Pratt Institute is one of the country’s most environmentally responsible colleges according to The Princeton Review (  The nationally known education services company selected the Institute for inclusion in a unique resource it has created for college applicants, titled The Princeton Review’s Guide to 286 Green Colleges, which notes that Pratt’s “reputation as a prestigious art school makes it an obvious choice for students interested in green design.”

Developed by The Princeton Review in partnership with the U.S. Green Building Council (USGBC,, the Guide to 286 Green Colleges is the first, free comprehensive guidebook focused solely on institutions of higher education that have demonstrated an above average commitment to sustainability in terms of campus infrastructure, activities, and initiatives.

The guide – which is based on a survey of hundreds of colleges nationwide – profiles the nation’s most environmentally responsible campuses. From solar panel study rooms to the percentage of budget spent on local/organic food, the Guide to 286 Green Colleges looks at an institution’s commitment to building certification using USGBC’s LEED green building certification program; environmental literacy programs; formal sustainability committees; use of renewable energy resources; recycling and conservation programs, and much more.

Pratt joins the ranks of outstanding universities and colleges that are leading the green movement through their own special programs and initiatives. “Pratt Institute serves as a role model for art and design schools across the nation through its approach to the global challenge posed by climate change,” said Pratt President Thomas F. Schutte. “We are committed to integrating sustainability into the campus and classroom so that our students understand their role as socially and environmentally responsible citizens, artists, and designers.”

The free Guide can be downloaded at and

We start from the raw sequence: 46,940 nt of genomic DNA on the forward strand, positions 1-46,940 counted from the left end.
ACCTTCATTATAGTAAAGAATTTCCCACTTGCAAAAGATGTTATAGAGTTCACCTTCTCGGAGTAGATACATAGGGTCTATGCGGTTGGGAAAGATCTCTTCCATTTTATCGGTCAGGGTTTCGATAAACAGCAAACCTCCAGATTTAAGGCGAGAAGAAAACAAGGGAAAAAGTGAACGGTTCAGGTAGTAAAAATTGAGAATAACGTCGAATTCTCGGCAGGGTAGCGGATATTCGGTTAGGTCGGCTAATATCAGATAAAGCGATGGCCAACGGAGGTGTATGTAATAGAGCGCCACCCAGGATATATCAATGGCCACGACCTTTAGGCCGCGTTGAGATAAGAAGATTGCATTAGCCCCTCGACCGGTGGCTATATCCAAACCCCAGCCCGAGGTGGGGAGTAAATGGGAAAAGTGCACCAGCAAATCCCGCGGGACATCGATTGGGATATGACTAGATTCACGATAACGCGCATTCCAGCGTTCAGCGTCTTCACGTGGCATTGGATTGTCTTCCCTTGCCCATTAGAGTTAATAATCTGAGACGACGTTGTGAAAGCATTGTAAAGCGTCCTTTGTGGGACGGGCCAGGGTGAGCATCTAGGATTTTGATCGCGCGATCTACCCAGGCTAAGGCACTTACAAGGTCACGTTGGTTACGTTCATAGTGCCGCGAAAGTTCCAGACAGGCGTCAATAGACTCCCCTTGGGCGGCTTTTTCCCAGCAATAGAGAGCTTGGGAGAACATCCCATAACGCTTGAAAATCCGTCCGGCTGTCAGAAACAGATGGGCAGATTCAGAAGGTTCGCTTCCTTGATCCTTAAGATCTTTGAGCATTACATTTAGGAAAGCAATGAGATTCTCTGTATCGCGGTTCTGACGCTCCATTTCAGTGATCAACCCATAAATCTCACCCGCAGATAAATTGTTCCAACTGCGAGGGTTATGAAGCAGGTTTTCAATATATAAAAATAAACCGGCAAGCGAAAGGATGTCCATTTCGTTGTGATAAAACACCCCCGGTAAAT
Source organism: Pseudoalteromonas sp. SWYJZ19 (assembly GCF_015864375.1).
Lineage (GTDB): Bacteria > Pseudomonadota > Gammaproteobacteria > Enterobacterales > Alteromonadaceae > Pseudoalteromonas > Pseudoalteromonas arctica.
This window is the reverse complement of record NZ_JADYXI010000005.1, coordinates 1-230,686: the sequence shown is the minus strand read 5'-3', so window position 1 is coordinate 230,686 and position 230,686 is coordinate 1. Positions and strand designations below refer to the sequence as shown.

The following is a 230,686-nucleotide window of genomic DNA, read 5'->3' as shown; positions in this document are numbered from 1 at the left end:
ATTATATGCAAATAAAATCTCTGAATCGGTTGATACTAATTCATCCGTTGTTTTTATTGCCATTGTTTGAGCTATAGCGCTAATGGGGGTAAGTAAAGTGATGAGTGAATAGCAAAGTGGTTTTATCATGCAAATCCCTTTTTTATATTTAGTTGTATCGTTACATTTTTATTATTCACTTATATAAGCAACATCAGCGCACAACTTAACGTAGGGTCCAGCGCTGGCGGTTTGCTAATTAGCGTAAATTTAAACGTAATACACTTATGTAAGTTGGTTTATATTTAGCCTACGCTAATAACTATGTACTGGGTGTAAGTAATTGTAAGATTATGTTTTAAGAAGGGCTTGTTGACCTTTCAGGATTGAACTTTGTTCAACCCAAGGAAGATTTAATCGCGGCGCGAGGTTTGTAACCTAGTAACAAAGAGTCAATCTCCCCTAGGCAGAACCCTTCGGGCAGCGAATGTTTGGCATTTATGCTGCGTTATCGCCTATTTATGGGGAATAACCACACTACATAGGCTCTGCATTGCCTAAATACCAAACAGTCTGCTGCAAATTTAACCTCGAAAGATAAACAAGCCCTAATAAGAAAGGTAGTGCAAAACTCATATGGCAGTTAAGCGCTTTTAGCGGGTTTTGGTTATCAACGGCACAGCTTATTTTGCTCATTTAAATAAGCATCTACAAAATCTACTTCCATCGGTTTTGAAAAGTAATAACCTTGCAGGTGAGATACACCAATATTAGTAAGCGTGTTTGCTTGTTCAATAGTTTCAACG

In fall 2009, Pratt submitted an official climate change action plan to the American College & University Presidents’ Climate Commitment (ACUPCC), which documents Pratt’s commitment to reducing its campus greenhouse gas emissions and outlines a series of academic initiatives designed to educate faculty, students, and the local community on issues related to sustainability. To achieve the goals of the plan, Pratt created a unique model among colleges of art and design nationwide by filling two full-time positions – one administrative director in charge of campus facilities and one academic director in charge of educational, research, and enterprise initiatives.

In 2007, Pratt Thomas F. President Schutte became one of the first signatories of the ACUPCC and that same year accepted Mayor Bloomberg’s 30/10 Challenge to reduce greenhouse gases by 30 percent by 2017, which is the central goal of the Institute’s climate action plan. Other major plans outlined in the document include the recent creation of a Center for Sustainable Design Studies and Research, the development of an all institute sustainability minor at Pratt, utilizing the Pratt campus as a model for sustainable living, and working with local community groups to promote energy conservation and other sustainable living practices.

“Students and their parents are becoming more and more interested in learning about and attending colleges and universities that practice, teach, and support environmental responsibility,” said Robert Franek, senior vice president and publisher, The Princeton Review.

“Beyond the cost savings to an institution, even the simplest aspects of a green campus, such as increased use of natural light, have been found to improve student learning and quality of life,” said Rick Fedrizzi, president, CEO and founding chair, USGBC. “Green facilities make colleges more attractive to students and can dramatically reduce energy costs.”